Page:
It is the last day of school for my daughter today. This afternoon, we become parents of a 4th grader. As I type these lines, small tears start to form in my eyes. I tilt my head backwards to keep them from streaming down my face.
Our morning started the same, a call for her to get ready as she ambles out of bed and toward the bathroom. I plead with her to drink a smoothie and reminded her to gather all her essentials for school before we barreled out the door.
Today, though, I looked up at her, attempting to memorialize this particular moment as it happened. She is all long legs, tan skin with her hair styled the way she wants it. She depends less on my assistance, picking out outfits, brushing her hair in a ponytail and sometimes, even grabbing breakfast. Her personality is developing; I see the shape of it forming, like a whittler carving out fresh wood. Her feistiness roars at home, but when we meet someone new, she huddles behind me and introversion takes over the reigns. Instead of hanging out with me in the afternoons, she slides into her room, hoping to converse with her friends on my phone. When I try to console after a disappointment, she says, “I will be ok, Momma. I am not a baby anymore.”
Those words. Oh, those words. I do know that she isn’t a baby anymore, but I find it difficult to say it out loud.
The signs are everywhere. We lost the booster seat last week. She yelped for glee that she didn’t need a “baby” seat anymore, while I mourned the passing of yet another milestone. Her original baby seat, the one that cradled her body from the hospital to home, still sits in the garage holding vigil, as does her crib and the baby boppy that we both used during her infant years. My daughter dismisses these relics of her past, while I treat them as treasures in a museum.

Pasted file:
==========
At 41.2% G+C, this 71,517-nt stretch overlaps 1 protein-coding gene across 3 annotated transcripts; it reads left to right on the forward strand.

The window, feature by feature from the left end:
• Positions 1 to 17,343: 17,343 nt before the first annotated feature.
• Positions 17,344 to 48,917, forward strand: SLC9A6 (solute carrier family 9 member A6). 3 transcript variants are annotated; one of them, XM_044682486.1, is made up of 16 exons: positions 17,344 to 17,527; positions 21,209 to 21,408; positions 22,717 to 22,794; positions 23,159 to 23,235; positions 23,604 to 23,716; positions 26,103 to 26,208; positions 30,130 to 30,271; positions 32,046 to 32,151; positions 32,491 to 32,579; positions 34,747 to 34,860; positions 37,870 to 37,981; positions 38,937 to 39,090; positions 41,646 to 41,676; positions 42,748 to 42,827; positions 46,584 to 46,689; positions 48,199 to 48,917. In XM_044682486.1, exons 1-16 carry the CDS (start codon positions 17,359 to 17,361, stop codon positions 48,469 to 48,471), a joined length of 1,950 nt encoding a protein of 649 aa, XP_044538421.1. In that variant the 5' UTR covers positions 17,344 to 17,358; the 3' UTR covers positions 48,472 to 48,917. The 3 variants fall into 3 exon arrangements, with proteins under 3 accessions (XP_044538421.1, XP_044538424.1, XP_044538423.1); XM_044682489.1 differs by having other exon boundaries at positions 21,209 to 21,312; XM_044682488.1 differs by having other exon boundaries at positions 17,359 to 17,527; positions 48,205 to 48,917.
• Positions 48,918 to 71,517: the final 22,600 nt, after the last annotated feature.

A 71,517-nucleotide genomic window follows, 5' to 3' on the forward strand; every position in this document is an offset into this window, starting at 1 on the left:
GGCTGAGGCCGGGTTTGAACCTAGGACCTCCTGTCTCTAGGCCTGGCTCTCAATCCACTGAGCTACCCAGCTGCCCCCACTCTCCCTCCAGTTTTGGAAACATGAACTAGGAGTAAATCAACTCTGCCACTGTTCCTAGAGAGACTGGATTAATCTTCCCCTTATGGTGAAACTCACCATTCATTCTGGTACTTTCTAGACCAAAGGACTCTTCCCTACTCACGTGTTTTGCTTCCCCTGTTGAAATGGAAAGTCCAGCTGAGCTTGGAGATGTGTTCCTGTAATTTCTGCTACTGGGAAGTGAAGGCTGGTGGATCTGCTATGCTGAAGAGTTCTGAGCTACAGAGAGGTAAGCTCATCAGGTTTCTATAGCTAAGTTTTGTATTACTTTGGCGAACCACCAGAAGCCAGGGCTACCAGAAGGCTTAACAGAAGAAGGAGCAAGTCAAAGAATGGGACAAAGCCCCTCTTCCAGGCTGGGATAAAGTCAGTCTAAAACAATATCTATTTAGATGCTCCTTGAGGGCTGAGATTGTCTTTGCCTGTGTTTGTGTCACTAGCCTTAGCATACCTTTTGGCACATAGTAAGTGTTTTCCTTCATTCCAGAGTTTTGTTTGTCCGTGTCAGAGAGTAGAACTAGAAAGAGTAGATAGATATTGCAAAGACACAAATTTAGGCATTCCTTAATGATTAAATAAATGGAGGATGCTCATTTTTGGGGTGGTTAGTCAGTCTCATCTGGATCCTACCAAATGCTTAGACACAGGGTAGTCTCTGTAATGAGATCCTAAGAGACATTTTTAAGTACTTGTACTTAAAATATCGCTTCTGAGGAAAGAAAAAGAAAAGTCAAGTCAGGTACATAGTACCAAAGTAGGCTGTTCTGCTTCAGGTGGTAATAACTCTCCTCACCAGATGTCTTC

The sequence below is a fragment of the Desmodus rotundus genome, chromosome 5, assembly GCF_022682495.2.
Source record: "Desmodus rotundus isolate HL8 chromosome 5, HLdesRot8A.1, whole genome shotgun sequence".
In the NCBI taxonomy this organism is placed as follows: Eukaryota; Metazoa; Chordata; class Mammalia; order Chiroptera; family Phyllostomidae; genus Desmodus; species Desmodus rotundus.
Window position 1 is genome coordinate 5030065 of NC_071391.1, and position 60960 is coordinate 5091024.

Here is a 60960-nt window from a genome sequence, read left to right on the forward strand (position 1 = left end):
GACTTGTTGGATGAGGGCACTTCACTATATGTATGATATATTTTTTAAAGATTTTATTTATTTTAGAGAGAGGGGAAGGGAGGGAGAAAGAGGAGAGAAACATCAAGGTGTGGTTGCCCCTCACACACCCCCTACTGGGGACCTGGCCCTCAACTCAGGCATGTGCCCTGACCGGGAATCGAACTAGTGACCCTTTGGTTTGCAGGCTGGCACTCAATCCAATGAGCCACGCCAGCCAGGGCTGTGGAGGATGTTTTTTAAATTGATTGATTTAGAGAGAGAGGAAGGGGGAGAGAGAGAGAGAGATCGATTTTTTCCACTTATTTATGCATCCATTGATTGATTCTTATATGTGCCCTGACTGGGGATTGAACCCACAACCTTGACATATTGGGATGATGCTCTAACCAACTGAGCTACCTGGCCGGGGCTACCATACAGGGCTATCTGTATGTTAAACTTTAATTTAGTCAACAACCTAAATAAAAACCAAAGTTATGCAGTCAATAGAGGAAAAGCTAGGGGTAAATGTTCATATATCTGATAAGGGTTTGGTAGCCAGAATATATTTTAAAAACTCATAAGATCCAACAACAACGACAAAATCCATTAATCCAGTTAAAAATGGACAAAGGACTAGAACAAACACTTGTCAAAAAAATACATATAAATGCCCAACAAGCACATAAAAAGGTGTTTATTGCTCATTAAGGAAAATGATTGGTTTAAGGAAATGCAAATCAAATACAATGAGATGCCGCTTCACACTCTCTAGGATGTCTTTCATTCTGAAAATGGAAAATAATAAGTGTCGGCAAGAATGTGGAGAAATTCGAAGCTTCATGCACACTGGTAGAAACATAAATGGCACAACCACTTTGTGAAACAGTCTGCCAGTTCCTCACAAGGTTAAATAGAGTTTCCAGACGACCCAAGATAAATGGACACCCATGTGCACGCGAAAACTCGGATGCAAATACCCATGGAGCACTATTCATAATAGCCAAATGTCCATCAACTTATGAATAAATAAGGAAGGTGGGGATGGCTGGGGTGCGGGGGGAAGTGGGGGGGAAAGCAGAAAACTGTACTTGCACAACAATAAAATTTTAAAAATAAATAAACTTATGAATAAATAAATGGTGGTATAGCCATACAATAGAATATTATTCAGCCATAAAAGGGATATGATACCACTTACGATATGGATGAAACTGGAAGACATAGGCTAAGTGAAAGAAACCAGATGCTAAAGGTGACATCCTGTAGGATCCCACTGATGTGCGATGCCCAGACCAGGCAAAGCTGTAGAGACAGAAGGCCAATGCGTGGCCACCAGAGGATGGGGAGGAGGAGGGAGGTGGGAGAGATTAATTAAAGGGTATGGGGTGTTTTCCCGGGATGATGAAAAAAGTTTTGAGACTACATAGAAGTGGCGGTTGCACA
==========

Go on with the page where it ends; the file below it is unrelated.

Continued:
Not only do I notice how she is inches away from my height, she is asking questions about complicated subjects that I find difficult to answer. One night last week, without any warning, she posed this question, “What is a soul, Momma?” My thoughts on this question straddle between the simplistic and the complex and I hunted around for an answer, finally settling on, “It is what we are inside.” After spouting these words out, I filed this question and answer session in my head, wanting to revisit it later. She is making other observations too. When she learned of William and Kate’s little girl arriving, she said, “The news covers William and his family more than Kate’s. That isn’t fair, Momma.” I explained the difference between a royal person and a commoner, but I am not certain how much of this conversation percolated in her head.
Her mind is stretching, grasping at the tall stalks of turning into a young adult, but there are slivers that reveal how much she is still a little girl. She enjoys grooming her American Girl doll and playing with hair and dressing her in various clothes. If she hears a sudden noise, she darts to where I am sitting, scared by how the silence disappears. Although I cannot kiss her cheek goodbye in the classroom, at home, she will shower me with hugs and kisses and then say the words, “I love you so much, Momma.”
Today she begins the day as a third grader and exits the evening as a fourth grader. Another milestone… Here and gone.
Isn’t that how it is meant to be?